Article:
When WoodMac analyses two “accelerated energy transition” scenarios, which assume policymakers take more aggressive action to reduce emissions and hold down rising temperatures globally, researchers find the supply of raw materials is constrained much sooner. Under the “accelerated energy transition” scenario, which would limit global warming to 2.5°C, EVs reach 20% of vehicle sales by 2025 and more than 50% by 2035.
To meet demand in that scenario, the cobalt market would have to double by 2025, and batteries would absorb 30% of global nickel demand by 2030, up from less than 5% today.
“Both scenarios leave us with two simple options: increase supply or decrease demand,” the researchers conclude. “For an accelerated energy transition to succeed in transportation, ‘normal rules’ in areas like capital allocation, governmental support for mining and even globalised supply chains will need a rethink.”
Musk said at Tesla’s September 2020 Battery Day that the company had acquired a lithium deposit near its Nevada gigafactory and would start lithium mining. Tesla claims to have developed a new method to extract lithium from clay deposits. However, details on the process were scarce, and experts are sceptical that Tesla has made a breakthrough discovery. Tesla will also begin recycling batteries in Nevada by the end of 2020.
Fight for global battery dominance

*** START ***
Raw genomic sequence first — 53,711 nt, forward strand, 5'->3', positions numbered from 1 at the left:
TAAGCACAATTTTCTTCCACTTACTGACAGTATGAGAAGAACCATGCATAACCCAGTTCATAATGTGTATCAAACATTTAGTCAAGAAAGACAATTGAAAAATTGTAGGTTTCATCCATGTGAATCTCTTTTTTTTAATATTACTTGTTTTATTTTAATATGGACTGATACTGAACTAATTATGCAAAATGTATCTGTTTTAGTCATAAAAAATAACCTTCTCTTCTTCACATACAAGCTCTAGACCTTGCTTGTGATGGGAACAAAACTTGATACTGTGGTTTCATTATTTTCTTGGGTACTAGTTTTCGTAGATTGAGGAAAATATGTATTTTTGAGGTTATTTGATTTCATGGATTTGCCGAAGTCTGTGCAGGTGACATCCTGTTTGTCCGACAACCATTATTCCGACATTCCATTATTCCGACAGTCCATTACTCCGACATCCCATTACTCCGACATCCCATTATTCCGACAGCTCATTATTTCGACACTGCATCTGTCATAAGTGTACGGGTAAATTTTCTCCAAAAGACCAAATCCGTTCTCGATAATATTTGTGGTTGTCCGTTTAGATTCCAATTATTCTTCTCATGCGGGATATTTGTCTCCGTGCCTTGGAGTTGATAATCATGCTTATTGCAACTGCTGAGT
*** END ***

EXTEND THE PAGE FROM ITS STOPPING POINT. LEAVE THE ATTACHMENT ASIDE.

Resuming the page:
Because the batteries for mobile (vehicles) or stationary (buildings, substations) applications are today based mostly on lithium-centred chemistries, the countries that host lithium deposits, or that have already invested in a lithium-ion battery supply chain, are well positioned to dominate the market – at least over the short term.
BNEF’s inaugural global lithium-ion battery supply chain ranking finds that China has leaped past Japan and Korea to take firm control of the industry until at least 2025. China accounts for 80% of raw material refining, 77% of cell capacity, and 60% of component manufacturing globally, says the report. China is home to 107 of the 142 lithium-ion battery factories already built or under construction worldwide, says a report from Washington, DC-based nonprofit Securing America’s Future Energy (SAFE).
“China’s dominance of the industry is to be expected given its huge investments and the policies the country has implemented over the past decade,” says BNEF head of energy storage James Frith. “Chinese manufacturers, like CATL, have come from nothing to being world-leading in less than ten years.”
Five European countries (Germany, the UK, Finland, France and Sweden) appear in the top ten of BNEF’s 2020 global lithium-ion battery supply chain rankings. The continent has grand battery ambitions. The European Commission, which launched the European Battery Alliance in October 2017, sees the potential for a €250bn annual market by 2025. Just meeting EU demand is estimated to require ten to 20 large-scale gigafactory battery manufacturing facilities.
Swedish battery maker Northvolt has raised €3bn towards the development of two lithium-ion battery cell production gigafactories. Northvolt Ett in Skellefteå, Sweden, which is expected to come online in 2021, will have a production capacity of up to 40GWh. Northvolt Zwei, in Salzgitter, Germany, a joint venture with Volkswagen Group, is scheduled to open in 2024 and to produce more than 20GWh. In September 2020, Oil major Total and carmaker Groupe PSAlaunched the Automotive Cells Company, a joint venture with financial backing from France and Germany with plans to build a lithium-ion battery manufacturing gigafactory in each country.
For now, the US lags behind in the global lithium-ion battery race – coming in at number six in BNEF’s 2020 global ranking. Just nine of the 142 built or in-the-works lithium-ion battery factories worldwide are planned for the US, says SAFE.